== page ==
Excitations in Inhomogeneous Media
In this area, we focus on integrating modeling, simulation and experiments in linear (L) and non-linear (NL) acoustic phenomena in inhomogeneous media. Acoustics is finding a whole new range of applications in numerous industries and our knowledge of that field is being challenged by these new applications. In particular, the field of L and NL in inhomogeneous media is an emerging area of science and technology with broad industrial and medical applications, as well as applications in architectural design and with significant impact on human society. Sound waves are a major component of the way human beings interact with their environment. Controlled sound waves have had many general uses in industrial, laboratory processes and medical imaging. Sonication, or the irradiation of various media, is a non-chemical method of solubilization (e.g. dissolving large proteins), mixing (e.g. in bioreactors), cell poration (reversible permeabilization of cell membrane, irreversible lysation), driving chemical reactions, cleaning (e.g. megasonic cleaning in microelectronic manufacturing), etc. The interaction between ultrasounds and the highly inhomogeneous, viscoelastic medium that constitutes the human body is at the heart of ultrasound imaging. Sound is also noise and when uncontrolled it leads to significant “pollution” and degradation of the quality of life in urban environments. Acoustic waves are also omnipresent in telecommunication technologies such as those involved in sound emission and reception but also in surface acoustic wave or bulk acoustic wave-based radio frequency filters, etc. This non-exhaustive list of applications illustrates the critical role sound, sound control, sound-based technology have on current industry, health and people living conditions. Several important common features emerge from this list that need investigation. The structure of the medium through which the sound propagates is key to its control. These structures could be periodic (e.g. acoustic band gap materials) but also non-periodic, or hierarchical or multiscale (ranging from micrometer in telecommunication devices, microelectronics manufacturing or biological media to meters and tens of meters in architectural applications). These structures could be composed of solids, fluids (liquids or gases). In addition to elastic behavior, non-elastic effects associated with viscible fluids and solids or non-linear effects will have drastic impact on properties. Non-linear effects include acoustic streaming, cavitation, shock, etc. Overall, this is an immensely rich, interdisciplinary, field of science and engineering with important applications to industrial and societal problems.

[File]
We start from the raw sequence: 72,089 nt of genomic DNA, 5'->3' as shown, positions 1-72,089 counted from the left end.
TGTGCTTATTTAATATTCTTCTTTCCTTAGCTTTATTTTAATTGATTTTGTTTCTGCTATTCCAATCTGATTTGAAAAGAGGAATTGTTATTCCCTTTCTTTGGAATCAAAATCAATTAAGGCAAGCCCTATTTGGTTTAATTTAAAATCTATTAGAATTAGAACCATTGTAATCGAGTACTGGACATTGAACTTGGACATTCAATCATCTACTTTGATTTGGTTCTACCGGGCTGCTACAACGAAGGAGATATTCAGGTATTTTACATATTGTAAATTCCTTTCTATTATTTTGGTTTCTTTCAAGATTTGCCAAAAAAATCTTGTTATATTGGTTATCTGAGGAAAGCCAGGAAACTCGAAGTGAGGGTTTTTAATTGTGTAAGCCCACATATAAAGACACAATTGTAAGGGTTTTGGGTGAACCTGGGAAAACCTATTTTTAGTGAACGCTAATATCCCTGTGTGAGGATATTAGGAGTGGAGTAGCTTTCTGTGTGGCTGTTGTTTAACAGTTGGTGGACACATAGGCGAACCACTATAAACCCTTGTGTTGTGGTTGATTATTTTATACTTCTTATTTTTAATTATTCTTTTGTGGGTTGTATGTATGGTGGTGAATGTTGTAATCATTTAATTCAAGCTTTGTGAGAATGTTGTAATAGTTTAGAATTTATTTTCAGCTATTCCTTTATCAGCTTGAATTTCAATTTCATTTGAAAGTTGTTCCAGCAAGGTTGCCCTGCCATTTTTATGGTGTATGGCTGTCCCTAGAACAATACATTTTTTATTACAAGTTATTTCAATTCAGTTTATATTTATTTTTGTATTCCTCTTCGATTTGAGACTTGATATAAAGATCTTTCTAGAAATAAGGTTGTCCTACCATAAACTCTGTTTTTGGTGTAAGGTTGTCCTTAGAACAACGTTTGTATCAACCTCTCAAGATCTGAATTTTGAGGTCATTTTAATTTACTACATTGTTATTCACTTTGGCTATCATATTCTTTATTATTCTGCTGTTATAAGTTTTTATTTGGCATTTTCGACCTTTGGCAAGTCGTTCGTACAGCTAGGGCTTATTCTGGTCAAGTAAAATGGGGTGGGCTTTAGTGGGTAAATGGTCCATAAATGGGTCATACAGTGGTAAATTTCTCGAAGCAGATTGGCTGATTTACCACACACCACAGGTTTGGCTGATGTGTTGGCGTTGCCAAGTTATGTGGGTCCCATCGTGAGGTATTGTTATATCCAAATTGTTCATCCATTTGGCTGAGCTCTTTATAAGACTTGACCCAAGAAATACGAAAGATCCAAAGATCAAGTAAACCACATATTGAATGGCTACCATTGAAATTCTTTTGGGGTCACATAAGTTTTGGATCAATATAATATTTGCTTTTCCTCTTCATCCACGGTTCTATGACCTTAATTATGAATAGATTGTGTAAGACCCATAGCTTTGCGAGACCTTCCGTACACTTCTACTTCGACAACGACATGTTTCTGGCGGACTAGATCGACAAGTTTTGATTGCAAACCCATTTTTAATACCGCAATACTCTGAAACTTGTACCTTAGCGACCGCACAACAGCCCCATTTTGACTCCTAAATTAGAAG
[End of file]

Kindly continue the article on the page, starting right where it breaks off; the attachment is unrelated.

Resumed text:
Finally, through manipulation of the structure-property relationships in inhomogeneous composite media, materials with properties that cannot be found in nature can be designed, namely, the so-called metamaterials. Acoustic metamaterials that exhibit for instance negative refraction have the potential of leading to flat lenses and subwavelength-resolution imaging devices and systems.
Very recent work in this area has involved uncovering the analogies between the properties of elastic waves in inhomogenous elastic media and quantum mechanics. In particular we have addressed the possibility of achieving the properties of superposition of elastic waves analogous to pseudospin states. We have also uncovered the possibility of manipulating the phase of elastic waves to create operations analogous to quantum gates. Finally, the possibility of achieving non-separable elastic waves equivalent to the notion of classical "entanglement" open unique possibility in massive data storage and manipulation analogous to quantum computing.
Novel phenomena such as topological acoustics and phononics may lead to extraordinary functions such as non-reciprocal propagation of elastic waves and immunity to scattering.
In addition to phonon excitations, we have conducted research and continue to have interest in other types of excitations in inhomogeneous media such as photonic crystals and metametarials, plasmonics, electronic and magnetic excitations.
Photonic, Electronic, Magnetic, Vibrational Excitations